Friday, 6 July 2012

The problems of being first

Barclay’s LIBOR scandal demonstrates the need for better media management in the finance industry 
No longer in the hot seat
Rather than discuss the morality of bankers or the reasons why one shouldn’t rig financial benchmarks; both of which are well documented elsewhere (often in an increasingly angry yet dull manner), this article discusses why the bank, which has proved itself so capable of adapting and profiting in adverse conditions, has failed so miserably in public relations. 

Barclays is one of many banks which have manipulated LIBOR. The tragic irony for Barclays is that had it been the only one fiddling the rate, they might have got away with it. If the other banks had presented honestly how much they were paying to borrow, Barclays’ shenanigans in manipulating borrowing costs would have been viewed as a mere outlier and left out of the average used by the British Bankers Association (BBA) to set LIBOR. 

Equally frustrating for Barclays is the contrast in PR management between themselves and the Bank of England (BoE). Though history may well take a dimmer view; seeing government institutions as often implicit in bad banking behaviour and even sometimes directly culpable; the British public have made up their mind. Scorn for big banks, indifference to the BoE. 

Barclays has suffered from being the first to admit involvement in the scandal. Agreeing to co-operate fully with regulators, before any of it peers, may have struck the bank’s PR team as a boon. It wasn’t. They should have recognised the negative public sentiment towards the industry. Being the first to come out almost always means incurring a disproportionate share of the nation’s wrath. 

Yet for all Barclays’ bad luck, it is difficult to see where the inauspiciousness ends and the ineptitude begins. Steve Gosset, writing in the Harvard Management Communication Letter, reckons once hit with a scandal, you have to “convey empathy”, or in layman’s terms, you have to act like you give a damn.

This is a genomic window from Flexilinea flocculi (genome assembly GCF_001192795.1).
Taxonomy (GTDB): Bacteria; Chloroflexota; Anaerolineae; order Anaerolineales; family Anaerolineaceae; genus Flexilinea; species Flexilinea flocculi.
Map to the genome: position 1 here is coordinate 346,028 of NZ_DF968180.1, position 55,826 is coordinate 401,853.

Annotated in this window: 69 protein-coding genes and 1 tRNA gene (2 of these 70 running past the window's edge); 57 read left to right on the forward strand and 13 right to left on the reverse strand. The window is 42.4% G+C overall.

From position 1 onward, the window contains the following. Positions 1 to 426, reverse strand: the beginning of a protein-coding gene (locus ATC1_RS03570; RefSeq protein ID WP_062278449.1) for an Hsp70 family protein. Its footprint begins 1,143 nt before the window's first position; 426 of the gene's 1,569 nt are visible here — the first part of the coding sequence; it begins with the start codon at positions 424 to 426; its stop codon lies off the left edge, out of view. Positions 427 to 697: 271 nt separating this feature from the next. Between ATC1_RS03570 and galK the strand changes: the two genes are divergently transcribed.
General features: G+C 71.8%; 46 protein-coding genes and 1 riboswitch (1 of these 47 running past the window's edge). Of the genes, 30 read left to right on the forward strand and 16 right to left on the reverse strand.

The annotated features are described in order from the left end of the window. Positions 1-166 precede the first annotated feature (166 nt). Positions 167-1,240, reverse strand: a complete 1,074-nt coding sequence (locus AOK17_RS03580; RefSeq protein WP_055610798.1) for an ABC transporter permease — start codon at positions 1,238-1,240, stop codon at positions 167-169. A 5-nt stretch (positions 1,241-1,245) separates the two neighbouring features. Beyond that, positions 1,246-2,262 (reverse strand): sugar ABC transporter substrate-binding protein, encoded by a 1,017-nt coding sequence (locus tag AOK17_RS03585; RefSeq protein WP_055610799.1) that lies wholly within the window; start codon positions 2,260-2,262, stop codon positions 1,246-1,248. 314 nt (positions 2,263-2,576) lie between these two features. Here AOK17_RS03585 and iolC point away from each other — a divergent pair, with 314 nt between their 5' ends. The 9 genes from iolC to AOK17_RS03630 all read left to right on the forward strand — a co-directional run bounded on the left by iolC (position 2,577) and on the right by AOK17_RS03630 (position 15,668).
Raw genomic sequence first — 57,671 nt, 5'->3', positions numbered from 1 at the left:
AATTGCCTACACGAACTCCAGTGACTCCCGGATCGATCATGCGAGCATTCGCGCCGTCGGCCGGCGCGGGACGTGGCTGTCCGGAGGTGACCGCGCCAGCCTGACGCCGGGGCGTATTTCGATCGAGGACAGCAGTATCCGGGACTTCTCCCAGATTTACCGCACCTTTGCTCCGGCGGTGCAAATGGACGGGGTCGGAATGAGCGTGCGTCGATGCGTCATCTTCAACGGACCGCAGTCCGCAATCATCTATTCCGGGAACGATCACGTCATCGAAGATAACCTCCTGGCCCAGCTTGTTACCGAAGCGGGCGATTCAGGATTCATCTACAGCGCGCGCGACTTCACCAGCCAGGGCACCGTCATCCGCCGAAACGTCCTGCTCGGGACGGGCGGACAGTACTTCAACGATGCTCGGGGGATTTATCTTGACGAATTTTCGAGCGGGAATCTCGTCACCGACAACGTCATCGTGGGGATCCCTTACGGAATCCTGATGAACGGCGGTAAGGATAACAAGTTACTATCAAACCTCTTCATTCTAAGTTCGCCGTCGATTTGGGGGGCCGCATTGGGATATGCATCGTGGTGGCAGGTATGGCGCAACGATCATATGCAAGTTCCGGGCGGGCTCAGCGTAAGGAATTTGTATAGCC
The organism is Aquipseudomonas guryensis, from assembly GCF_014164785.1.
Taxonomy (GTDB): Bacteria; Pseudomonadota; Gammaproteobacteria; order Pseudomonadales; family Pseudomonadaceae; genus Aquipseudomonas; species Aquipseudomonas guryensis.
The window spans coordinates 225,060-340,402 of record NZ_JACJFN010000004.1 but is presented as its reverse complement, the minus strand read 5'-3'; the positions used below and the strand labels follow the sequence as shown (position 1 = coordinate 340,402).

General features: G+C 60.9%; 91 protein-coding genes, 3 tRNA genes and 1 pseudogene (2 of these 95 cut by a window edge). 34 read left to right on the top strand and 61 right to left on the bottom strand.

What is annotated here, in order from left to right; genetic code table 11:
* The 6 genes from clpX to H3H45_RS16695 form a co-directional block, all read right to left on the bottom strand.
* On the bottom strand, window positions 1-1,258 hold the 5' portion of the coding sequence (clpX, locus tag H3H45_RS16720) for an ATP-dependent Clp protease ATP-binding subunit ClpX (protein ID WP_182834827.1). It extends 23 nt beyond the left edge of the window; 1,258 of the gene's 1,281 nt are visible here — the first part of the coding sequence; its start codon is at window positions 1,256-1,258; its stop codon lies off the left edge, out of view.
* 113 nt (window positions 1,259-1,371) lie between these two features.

For all their experience, CEOs of global companies have often proved themselves surprisingly incapable of doing this. Consider Tony Haywood’s pleas to have his life back after the BP oil spill; muse over Lloyd Blankfein’s comments that he was, “doing God’s work” at Goldman Sachs. 

Both Barclays’ ex-chairman and CEO can be added to this list. The resignation of the group’s chairman was rightly seen as a ploy to shade Mr Diamond from the heat of pubic animosity. The PR team should have thought this through strategically. Rather than being seen as a sacrifice, it was perceived to vindicate calls for Mr Diamond to go. If the chairman was leaving over this, then surely, the man responsible for the investment banking arm, the part of the bank that did the manipulating, should follow? 

Nothing added up, it further damaged the bank’s and its CEO’s reputation, already seen as toxic before the blunder, and ultimately, Mr Diamond’s subsequent resignation proved somewhat inevitable. 

It could be argued that no man has been quite so instrumental to building Barclays global credentials than its now departed CEO. Coming into the firm in the early 90s he masterminded the rise of Bar Cap. 

Not many would dispute Mr Diamond’s credentials as a banker, but as a CEO, he has not paid enough attention to the importance of public image. Mr Hester, boss of a rival firm, RBS, has managed to sculpt himself into an image of a fixer, here to set the wrongs of the credit boom. Understated, firm yet humble with critics, Hester has turned down bonuses and kept himself out of the public sphere. This has won him public indifference, which in the current climate, can be viewed as the highest possible assessment of any banker.  

Empathy and a low profile, Mr Diamond sorely missed. An American from the Investment banking division, the board should have seen it coming. Better to have kept him out of the limelight and making a killing at Bar Cap. 

Barclays is often said to have had a good crisis. Since 2007 it has managed to avoid a potentially disastrous takeover of ABN Amro, something RBS know all about. The bank also managed to make the most of Lehman’s demise, buying the defunct firm’s prime real estate and establishing itself as a global player. These achievements were realised by a combination of good luck and good strategy. Recent events suggest the bank may now be lacking both.  

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